Duke University is coming under fire for refusing a life-saving kidney transplant to a dying 14-year-old girl who has not had the COVID vaccine.
Yulia Hicks, who is a rescued orphan from Ukraine, was finally adopted by a family in North Carolina after she came to the United States from the war-torn nation. The Hicks family, a Christian couple with 11 children, adopted her to provide her a loving family.
Tragically, Yulia has a genetic kidney disorder and the family brought her to Duke University hospital for medical assistance.
But on November 29, the Hicks family got some shocking news about their daughter — that it would not give her a kidney transplant because she had not had the COVID vaccine.
“To think that a committee can determine someone’s life is terrifying. This is, without a doubt, medical tyranny. What has become of the medical community? How does the refusal of a shot that is known to cause many health issues AND does NOT stop the spread of a disease deny a 14-year lifesaving therapy? How does that happen in America? Today we are sad. Tomorrow is a new day, and God is there with an answer for us,” Chrissy Hicks posted on Yulia’s website.
“We can’t require you to do anything, but we can deny you because you are not following our recommendations,” Duke’s Catherine Thomas told Chrissy Hicks during a phone call.
During the call, Chambers insisted that the COVID vaccine would boost Yulia’s health even while admitting that the vaccine does not prevent anyone from getting COVID.
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“We do not have medical freedom or religious freedom anymore,” Chrissy Hicks told National File in reaction to the conference call conversation. She provided the full 15 min phone call to us.
Chrissy spoke further with National File and told her story of finding and adopting Yulia, about her faith in God, her medical background, and her fears -and then dealing with Duke, stopping a few times, feeling overwhelmed with emotion.
“I feel the same about this for my daughter Yulia as I do any of my 8 biological children or other adopted children. Yulia is my child, and I am afraid that the COVID shot will kill her. I have done the research and I have a medical background. I know there will be a lot of blowback on me for bringing this to the public, but I feel very strongly about it,” she said.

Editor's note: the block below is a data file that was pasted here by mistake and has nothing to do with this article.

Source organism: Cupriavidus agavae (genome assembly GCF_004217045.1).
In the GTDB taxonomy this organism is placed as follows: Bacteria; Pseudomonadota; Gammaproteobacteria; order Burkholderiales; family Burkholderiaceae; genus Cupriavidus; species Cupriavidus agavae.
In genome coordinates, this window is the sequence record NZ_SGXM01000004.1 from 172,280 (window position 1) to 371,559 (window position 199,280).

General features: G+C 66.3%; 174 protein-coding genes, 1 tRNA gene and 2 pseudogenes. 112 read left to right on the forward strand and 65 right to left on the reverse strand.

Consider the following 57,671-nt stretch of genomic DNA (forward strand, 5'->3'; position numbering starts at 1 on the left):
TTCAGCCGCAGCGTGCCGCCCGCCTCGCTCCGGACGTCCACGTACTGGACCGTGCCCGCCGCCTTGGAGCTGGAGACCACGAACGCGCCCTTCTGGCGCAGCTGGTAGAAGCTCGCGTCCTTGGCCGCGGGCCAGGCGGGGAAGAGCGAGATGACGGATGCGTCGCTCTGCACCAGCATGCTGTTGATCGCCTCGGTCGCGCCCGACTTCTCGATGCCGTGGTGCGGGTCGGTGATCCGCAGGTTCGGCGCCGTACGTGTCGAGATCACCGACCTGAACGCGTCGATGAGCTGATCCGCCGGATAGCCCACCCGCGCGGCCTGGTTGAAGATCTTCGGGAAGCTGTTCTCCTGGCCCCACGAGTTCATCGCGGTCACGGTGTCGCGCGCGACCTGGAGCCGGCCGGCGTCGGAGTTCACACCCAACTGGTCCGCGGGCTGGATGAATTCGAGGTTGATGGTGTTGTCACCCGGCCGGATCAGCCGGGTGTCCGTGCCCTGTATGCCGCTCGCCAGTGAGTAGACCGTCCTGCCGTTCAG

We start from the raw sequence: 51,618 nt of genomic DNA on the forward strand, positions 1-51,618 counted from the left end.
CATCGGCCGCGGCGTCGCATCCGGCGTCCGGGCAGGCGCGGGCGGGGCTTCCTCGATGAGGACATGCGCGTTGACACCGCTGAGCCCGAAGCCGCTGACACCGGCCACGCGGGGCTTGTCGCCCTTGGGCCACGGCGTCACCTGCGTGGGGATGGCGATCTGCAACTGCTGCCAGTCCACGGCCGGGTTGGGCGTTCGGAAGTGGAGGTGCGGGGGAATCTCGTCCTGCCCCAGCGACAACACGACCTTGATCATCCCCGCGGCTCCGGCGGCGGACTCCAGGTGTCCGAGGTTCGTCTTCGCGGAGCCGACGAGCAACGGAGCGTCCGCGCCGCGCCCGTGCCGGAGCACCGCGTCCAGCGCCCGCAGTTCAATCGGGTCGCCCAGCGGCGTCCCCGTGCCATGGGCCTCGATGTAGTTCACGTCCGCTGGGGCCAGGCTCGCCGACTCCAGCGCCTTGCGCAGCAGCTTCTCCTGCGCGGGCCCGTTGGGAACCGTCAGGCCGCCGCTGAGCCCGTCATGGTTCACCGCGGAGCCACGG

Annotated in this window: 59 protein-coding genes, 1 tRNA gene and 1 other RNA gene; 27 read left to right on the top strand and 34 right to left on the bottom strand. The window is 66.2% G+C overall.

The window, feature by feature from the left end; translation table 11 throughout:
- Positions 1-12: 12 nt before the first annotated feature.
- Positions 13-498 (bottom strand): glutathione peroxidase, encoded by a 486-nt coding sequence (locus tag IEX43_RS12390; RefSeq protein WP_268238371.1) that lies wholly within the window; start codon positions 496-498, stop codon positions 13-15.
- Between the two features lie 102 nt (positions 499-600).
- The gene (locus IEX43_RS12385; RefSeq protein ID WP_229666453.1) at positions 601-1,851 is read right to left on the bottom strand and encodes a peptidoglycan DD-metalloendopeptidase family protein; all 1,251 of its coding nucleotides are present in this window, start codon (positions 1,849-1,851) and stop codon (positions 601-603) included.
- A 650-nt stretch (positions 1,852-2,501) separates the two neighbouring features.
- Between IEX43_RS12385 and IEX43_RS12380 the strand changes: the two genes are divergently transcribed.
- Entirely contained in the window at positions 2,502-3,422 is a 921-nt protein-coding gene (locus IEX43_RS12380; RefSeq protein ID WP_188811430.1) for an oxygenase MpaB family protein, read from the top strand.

She told National File: “I have the right to choose and I don’t want to put her at risk. Children are dying unexpectedly and it is scary. Yulia is already compromised. Where does it end for the medical community to force things on us? Yulia has done everything they have asked her to do for months and we did it perfectly, and now they are telling us no, we can’t go further. They are telling her no, and that seems like a great injustice. As her Mom, that is so upsetting to me, because I feel we were called to be together and I want to give her a good life.”
Hicks said her family will continue fighting for her daughter and are now seeking a transplant center that will not require Yulia to receive the Covid shot.
Yulia is not in imminent danger. But receiving a transplant outside North Carolina, where she lives, will add to the expense and complexity of the transplant, further disrupt her life and potentially add to the risks she faces by interfering with her routine of home dialysis. The Hickses – who have eight biological and three adopted children – are now trying to raise $25,000 to help pay for the additional expenses of traveling for a transplant.
“We were hoping that they would come around,” Chrissy Hicks said. “But from the beginning they have pushed it on us.”
Despite this new challenge, Yulia remains optimistic, Chrissy said.
“She’s the happiest child I’ve ever met in my life,” she said.
This is not the first time patients have been denied lifesaving medical transplants because they refuse the COVID vaccine.